Third, the Programme offers a variety of training options to meet the needs of subgroups with different levels of difficulty. It combines three basic modules: specific or technical training (200 hours), a vocational orientation workshop (50 hours) and job placement supported by information, business contacts and follow-up (up to 3 months), along with two complementary training programmes (150 hours) and a training internship (3 months). For young people with additional needs, these courses are supplemented with basic skills training in reading and writing and in interpersonal relations, to strengthen the general abilities required in the world of work. The Programme also takes advantage of the benefits available under Uruguay’s Youth Employment Act, which encourages firms to hire young people in order to promote on-the-job training and fosters linkages between vocational training institutions and businesses.

            Follow-up surveys of beneficiaries who have completed the Programme show a 36% reduction in the number of young people without work, a near-100% increase in the number who are working and a gross workforce participation rate of over 50% for all beneficiaries. Programme participants also tend to obtain higher-quality jobs in terms of both remuneration and fringe benefits.

iii.                  An interesting initiative by a local-government agency is the Primer Oficio
(“First Job”) Programme developed by the Municipal Youth Secretariat of the municipal government of Curitiba, Brazil. This Programme, which was started in 1989, has the aim of providing unemployed adolescents with opportunities to join the labour force and earn an income. This is accomplished through a job placement programme in partnership with various firms located in the city. Circa 1998, some 115 firms in Curitiba participated in the Programme, which was financed entirely with local-government funds.

            One positive aspect of this initiative is the high rate of participation by businesses located in the city. Also noteworthy is the fact that Latin America does not traditionally have city services that match unemployed young people with businesses’ demand for workers. Another interesting point is that, far from representing an alternative to formal education, the Programme requires the young people selected to stay in school, and monitors their school performance. The beneficiaries take an introductory course to enable them to fill available vacancies in the firms in the city that support the Programme, and after they are hired the specialists of the Municipal Youth Secretariat follow up on them to assess their school performance, adaptation within the firm and family situation. Thus, this initiative is not merely a municipal youth employment agency, but a comprehensive programme that takes the beneficiaries’ educational, work and personal lives into account.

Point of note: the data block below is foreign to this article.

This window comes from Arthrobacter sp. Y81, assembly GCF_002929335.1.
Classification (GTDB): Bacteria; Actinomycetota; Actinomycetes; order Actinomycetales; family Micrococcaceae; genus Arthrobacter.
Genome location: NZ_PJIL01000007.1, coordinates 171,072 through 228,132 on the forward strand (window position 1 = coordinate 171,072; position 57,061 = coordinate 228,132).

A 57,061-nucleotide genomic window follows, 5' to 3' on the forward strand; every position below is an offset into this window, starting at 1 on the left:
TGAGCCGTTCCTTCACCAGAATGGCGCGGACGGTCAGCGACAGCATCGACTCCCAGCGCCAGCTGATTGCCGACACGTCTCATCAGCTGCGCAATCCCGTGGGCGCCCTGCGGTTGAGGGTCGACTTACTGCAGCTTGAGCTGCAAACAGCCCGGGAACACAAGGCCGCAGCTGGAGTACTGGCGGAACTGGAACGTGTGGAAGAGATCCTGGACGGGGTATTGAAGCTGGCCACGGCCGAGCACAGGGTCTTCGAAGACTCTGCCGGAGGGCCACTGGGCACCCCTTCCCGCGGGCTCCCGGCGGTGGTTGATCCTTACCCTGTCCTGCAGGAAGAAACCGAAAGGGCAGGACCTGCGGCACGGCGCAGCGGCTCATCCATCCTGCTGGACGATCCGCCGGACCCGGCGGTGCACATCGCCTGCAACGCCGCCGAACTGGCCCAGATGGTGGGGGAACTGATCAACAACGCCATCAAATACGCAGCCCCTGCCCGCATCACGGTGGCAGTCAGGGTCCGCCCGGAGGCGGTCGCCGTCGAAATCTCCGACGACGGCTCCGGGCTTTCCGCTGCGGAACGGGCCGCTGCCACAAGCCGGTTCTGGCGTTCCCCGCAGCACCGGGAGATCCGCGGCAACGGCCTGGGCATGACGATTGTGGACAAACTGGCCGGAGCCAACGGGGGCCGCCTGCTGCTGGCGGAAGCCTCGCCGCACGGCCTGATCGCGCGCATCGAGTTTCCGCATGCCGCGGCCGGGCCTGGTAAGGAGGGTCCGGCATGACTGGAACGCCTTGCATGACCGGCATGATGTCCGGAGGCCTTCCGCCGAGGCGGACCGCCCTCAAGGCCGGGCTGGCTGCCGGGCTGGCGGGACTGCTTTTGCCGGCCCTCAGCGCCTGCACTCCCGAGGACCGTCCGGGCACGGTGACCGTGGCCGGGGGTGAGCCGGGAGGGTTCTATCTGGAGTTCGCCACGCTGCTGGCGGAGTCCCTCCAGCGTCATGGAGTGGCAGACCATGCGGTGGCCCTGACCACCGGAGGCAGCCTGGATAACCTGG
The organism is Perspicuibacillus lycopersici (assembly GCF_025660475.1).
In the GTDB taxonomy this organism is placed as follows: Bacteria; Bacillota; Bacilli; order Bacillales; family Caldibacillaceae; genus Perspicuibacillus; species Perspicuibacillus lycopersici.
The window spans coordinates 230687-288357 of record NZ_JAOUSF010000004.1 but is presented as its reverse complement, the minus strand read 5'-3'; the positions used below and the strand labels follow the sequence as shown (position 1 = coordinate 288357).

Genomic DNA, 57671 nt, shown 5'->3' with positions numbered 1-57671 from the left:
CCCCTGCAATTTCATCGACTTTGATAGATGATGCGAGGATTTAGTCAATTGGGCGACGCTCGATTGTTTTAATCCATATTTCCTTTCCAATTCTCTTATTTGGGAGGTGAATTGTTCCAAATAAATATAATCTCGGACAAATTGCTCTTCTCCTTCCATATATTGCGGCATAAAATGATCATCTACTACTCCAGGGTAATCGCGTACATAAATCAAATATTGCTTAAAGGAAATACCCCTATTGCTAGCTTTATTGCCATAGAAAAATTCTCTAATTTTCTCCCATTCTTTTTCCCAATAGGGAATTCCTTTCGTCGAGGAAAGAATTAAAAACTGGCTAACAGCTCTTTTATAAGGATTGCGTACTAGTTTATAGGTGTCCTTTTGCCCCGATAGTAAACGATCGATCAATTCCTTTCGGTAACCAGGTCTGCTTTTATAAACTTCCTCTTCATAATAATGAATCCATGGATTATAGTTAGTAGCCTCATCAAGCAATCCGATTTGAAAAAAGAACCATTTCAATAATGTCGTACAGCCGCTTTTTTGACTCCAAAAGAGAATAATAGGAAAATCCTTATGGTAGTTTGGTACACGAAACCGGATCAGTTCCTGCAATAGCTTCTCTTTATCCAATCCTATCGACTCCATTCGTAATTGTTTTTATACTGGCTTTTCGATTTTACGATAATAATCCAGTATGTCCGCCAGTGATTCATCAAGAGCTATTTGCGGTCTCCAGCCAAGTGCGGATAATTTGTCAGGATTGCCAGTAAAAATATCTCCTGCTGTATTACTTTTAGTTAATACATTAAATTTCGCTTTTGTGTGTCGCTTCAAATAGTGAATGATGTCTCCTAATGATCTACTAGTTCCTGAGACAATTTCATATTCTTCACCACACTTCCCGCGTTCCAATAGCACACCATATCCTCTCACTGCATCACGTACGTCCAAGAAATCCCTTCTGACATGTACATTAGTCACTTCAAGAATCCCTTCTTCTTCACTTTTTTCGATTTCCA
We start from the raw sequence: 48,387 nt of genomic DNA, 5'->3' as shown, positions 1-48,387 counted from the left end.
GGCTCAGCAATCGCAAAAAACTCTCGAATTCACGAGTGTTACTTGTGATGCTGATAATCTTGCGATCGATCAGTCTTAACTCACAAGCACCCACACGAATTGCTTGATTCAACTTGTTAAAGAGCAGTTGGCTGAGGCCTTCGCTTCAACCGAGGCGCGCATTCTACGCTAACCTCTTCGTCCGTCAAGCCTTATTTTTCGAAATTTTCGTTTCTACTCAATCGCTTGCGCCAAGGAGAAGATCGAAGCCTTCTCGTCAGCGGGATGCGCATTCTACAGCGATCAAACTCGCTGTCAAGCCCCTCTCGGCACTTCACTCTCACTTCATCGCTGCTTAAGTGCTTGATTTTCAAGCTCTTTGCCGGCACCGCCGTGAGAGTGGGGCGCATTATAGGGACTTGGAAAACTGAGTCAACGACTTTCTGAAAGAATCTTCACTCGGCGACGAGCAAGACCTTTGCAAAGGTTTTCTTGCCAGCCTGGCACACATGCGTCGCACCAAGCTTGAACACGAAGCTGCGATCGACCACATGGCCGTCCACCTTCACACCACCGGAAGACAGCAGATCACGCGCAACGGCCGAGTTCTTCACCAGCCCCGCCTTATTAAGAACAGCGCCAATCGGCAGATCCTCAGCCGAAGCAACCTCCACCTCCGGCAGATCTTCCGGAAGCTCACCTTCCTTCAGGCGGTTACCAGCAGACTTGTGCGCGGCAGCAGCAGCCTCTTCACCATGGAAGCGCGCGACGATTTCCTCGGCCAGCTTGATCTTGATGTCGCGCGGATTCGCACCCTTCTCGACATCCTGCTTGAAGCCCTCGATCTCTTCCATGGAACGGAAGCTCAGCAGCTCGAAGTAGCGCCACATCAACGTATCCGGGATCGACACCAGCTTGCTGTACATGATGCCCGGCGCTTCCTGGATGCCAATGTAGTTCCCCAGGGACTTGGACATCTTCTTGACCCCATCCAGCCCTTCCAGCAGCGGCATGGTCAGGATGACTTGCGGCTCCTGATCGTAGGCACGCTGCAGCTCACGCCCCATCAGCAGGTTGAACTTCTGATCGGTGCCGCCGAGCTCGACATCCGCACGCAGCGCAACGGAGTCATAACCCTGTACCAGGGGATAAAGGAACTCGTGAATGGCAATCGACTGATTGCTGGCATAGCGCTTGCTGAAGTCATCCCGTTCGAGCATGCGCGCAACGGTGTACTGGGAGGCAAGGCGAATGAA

iv.                 Non-governmental organizations offer many youth participation
programmes, but far fewer of them operate in the specific area of employment, as national and local governments are usually the ones that have the necessary resources, influence and institutionalized links with the business world. One non-governmental programme is the AXÉ Project/Programme run by the Association of Parish Communities of Salvador de Bahia, Brazil. This non-governmental organization, founded in 1991, addresses the needs of street children and adolescents at risk. The Project/Programme’s objective is to provide street children with an educational process in which work is regarded as an essential tool for building good citizenship. The aim is to create opportunities for employment and production as a means of generating income and facilitating the beneficiaries’ social, family, educational and productive reintegration. The initiative is funded by the federal Government (20%), the local government (10%), international cooperation (35%) and private contributions (3%), in addition to a self-financing component (32%).

            The programme has several distinctive features. First, the kind of training provided takes young people’s motivations and generational sensibility into account. Priority has been given to the fashion industry as a teaching instrument and as a foundation for productive development, reaffirmation of cultural identity and reinforcement of self-esteem. Second, the programme targets the population at highest risk – i.e., street children in a city with a high level of extreme poverty. Third, the teaching strategies used seek to break down the dichotomy between vocational training and citizenship-building and between social projects and economic activity by combining liberal arts education with complementary technical and occupational training. Lastly, the initiative takes a pragmatic approach that strongly encourages the autonomous business management of training and production workshops and focuses on establishing links with private firms.